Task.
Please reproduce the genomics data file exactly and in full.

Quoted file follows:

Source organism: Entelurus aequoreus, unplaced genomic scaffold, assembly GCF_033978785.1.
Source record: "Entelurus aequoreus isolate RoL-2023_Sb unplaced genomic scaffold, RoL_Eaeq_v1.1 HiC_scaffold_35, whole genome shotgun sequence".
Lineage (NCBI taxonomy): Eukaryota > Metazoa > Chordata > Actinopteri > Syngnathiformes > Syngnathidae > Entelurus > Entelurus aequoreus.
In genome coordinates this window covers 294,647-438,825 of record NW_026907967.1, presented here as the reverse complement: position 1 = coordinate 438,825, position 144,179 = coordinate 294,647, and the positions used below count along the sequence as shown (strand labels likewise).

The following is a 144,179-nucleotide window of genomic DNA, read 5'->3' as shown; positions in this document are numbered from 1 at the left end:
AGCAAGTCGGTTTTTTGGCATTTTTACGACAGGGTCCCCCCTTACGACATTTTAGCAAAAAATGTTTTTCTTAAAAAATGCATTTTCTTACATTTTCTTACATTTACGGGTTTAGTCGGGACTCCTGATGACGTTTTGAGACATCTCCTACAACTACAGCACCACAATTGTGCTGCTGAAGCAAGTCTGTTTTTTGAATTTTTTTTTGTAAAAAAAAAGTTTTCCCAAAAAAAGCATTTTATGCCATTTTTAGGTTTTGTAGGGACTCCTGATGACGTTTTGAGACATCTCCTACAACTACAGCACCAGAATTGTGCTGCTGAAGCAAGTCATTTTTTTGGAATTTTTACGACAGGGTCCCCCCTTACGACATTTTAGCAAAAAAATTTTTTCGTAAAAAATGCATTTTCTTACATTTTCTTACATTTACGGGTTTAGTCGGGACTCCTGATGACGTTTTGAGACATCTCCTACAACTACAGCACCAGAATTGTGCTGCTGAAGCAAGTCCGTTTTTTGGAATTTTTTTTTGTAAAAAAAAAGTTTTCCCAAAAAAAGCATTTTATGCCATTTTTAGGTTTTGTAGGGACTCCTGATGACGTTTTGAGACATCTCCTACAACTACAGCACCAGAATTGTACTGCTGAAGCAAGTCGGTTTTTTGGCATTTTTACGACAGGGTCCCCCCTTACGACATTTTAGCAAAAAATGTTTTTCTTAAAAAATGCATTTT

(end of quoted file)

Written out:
Source organism: Entelurus aequoreus, unplaced genomic scaffold, assembly GCF_033978785.1.
Source record: "Entelurus aequoreus isolate RoL-2023_Sb unplaced genomic scaffold, RoL_Eaeq_v1.1 HiC_scaffold_35, whole genome shotgun sequence".
Lineage (NCBI taxonomy): Eukaryota > Metazoa > Chordata > Actinopteri > Syngnathiformes > Syngnathidae > Entelurus > Entelurus aequoreus.
In genome coordinates this window covers 294,647-438,825 of record NW_026907967.1, presented here as the reverse complement: position 1 = coordinate 438,825, position 144,179 = coordinate 294,647, and the positions used below count along the sequence as shown (strand labels likewise).

The following is a 144,179-nucleotide window of genomic DNA, read 5'->3' as shown; positions in this document are numbered from 1 at the left end:
AGCAAGTCGGTTTTTTGGCATTTTTACGACAGGGTCCCCCCTTACGACATTTTAGCAAAAAATGTTTTTCTTAAAAAATGCATTTTCTTACATTTTCTTACATTTACGGGTTTAGTCGGGACTCCTGATGACGTTTTGAGACATCTCCTACAACTACAGCACCACAATTGTGCTGCTGAAGCAAGTCTGTTTTTTGAATTTTTTTTTGTAAAAAAAAAGTTTTCCCAAAAAAAGCATTTTATGCCATTTTTAGGTTTTGTAGGGACTCCTGATGACGTTTTGAGACATCTCCTACAACTACAGCACCAGAATTGTGCTGCTGAAGCAAGTCATTTTTTTGGAATTTTTACGACAGGGTCCCCCCTTACGACATTTTAGCAAAAAAATTTTTTCGTAAAAAATGCATTTTCTTACATTTTCTTACATTTACGGGTTTAGTCGGGACTCCTGATGACGTTTTGAGACATCTCCTACAACTACAGCACCAGAATTGTGCTGCTGAAGCAAGTCCGTTTTTTGGAATTTTTTTTTGTAAAAAAAAAGTTTTCCCAAAAAAAGCATTTTATGCCATTTTTAGGTTTTGTAGGGACTCCTGATGACGTTTTGAGACATCTCCTACAACTACAGCACCAGAATTGTACTGCTGAAGCAAGTCGGTTTTTTGGCATTTTTACGACAGGGTCCCCCCTTACGACATTTTAGCAAAAAATGTTTTTCTTAAAAAATGCATTTT